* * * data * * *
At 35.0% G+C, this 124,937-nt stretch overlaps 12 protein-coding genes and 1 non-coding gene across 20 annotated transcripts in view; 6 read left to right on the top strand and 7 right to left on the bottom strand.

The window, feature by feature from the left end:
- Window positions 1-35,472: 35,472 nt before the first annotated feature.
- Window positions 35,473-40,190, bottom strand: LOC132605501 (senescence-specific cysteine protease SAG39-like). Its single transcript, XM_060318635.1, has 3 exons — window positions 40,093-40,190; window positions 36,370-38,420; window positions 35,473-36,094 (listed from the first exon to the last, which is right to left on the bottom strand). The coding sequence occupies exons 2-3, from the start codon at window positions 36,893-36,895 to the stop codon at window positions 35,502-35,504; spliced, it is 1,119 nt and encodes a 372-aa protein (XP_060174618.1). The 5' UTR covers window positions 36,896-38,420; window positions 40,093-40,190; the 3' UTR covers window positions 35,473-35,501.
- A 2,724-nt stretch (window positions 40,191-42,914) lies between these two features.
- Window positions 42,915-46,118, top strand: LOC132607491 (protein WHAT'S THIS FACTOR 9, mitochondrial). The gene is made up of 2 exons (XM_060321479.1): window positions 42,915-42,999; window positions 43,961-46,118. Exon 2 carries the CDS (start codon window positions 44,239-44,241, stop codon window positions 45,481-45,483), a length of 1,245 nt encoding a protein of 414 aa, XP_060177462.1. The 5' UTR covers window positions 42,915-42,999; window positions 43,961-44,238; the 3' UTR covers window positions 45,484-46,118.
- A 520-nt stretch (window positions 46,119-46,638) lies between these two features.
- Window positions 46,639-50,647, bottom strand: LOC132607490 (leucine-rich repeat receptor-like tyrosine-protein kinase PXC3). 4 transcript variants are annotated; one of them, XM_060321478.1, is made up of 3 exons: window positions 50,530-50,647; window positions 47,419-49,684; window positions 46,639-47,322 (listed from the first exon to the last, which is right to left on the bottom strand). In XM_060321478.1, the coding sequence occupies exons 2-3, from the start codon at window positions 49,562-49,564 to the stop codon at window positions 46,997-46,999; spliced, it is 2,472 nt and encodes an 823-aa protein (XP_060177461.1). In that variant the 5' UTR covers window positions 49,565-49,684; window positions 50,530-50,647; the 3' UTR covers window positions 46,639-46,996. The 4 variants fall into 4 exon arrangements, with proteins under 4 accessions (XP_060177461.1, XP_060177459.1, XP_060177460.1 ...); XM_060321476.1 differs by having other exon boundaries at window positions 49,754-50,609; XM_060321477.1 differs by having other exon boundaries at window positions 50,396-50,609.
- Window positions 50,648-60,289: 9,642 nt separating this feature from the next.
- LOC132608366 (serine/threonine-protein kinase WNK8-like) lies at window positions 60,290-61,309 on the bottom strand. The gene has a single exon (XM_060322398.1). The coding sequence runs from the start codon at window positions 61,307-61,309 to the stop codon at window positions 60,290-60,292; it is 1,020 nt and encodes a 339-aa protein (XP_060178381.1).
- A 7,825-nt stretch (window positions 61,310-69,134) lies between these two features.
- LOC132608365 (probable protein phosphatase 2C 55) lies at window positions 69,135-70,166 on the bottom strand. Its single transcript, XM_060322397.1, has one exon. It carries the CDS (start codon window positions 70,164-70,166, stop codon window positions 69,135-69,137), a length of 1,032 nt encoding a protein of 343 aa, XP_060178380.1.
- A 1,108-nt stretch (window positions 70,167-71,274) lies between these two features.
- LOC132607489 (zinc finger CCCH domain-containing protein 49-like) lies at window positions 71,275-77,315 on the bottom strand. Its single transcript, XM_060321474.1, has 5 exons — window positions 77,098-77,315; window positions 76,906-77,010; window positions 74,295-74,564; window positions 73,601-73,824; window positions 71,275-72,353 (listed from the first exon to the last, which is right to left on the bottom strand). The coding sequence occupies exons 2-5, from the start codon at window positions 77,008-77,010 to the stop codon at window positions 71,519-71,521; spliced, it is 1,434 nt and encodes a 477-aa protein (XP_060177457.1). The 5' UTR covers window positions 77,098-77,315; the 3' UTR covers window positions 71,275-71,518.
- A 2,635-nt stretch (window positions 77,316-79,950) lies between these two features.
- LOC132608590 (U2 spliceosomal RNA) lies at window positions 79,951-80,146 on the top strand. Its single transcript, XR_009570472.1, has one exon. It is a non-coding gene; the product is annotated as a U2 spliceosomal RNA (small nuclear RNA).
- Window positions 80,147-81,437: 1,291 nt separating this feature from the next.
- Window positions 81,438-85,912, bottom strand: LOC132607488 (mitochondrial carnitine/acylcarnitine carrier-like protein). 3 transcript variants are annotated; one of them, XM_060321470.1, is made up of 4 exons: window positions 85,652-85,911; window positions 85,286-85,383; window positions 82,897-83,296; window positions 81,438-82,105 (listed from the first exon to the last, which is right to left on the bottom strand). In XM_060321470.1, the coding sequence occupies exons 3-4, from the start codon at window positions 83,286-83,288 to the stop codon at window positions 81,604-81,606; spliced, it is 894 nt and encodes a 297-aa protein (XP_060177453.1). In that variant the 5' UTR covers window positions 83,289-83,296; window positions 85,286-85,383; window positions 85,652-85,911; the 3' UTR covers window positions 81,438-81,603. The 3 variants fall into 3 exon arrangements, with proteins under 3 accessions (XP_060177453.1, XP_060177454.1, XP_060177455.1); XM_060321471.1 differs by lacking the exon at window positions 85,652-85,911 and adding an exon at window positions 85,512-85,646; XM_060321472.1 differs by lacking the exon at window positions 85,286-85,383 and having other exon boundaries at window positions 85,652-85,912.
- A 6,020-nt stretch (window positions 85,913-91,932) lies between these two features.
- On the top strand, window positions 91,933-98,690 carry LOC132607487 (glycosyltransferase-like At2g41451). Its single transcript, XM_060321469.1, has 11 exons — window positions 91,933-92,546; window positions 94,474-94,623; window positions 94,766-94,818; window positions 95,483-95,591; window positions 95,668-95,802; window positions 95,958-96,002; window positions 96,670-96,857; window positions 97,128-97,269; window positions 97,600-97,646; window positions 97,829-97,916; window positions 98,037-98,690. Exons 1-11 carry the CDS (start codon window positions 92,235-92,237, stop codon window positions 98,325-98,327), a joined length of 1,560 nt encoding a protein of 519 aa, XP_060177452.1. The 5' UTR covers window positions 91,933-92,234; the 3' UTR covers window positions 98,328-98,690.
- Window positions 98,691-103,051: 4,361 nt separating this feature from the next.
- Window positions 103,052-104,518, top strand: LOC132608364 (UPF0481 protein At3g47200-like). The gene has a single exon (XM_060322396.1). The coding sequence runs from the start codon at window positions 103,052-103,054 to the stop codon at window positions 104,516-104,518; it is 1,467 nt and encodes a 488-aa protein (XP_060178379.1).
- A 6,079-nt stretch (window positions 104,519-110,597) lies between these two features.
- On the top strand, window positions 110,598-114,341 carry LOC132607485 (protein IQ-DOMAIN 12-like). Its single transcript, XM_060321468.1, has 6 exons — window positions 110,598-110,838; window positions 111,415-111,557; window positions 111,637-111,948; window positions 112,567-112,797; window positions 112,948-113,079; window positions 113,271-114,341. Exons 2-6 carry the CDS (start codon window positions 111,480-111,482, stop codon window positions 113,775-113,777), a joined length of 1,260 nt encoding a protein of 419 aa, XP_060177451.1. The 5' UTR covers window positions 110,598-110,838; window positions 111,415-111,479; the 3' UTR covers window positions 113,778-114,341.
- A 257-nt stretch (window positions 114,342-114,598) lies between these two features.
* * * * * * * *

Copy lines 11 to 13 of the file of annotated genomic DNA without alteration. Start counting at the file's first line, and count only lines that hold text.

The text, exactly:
- A 7,825-nt stretch (window positions 61,310-69,134) lies between these two features.
- LOC132608365 (probable protein phosphatase 2C 55) lies at window positions 69,135-70,166 on the bottom strand. Its single transcript, XM_060322397.1, has one exon. It carries the CDS (start codon window positions 70,164-70,166, stop codon window positions 69,135-69,137), a length of 1,032 nt encoding a protein of 343 aa, XP_060178380.1.
- A 1,108-nt stretch (window positions 70,167-71,274) lies between these two features.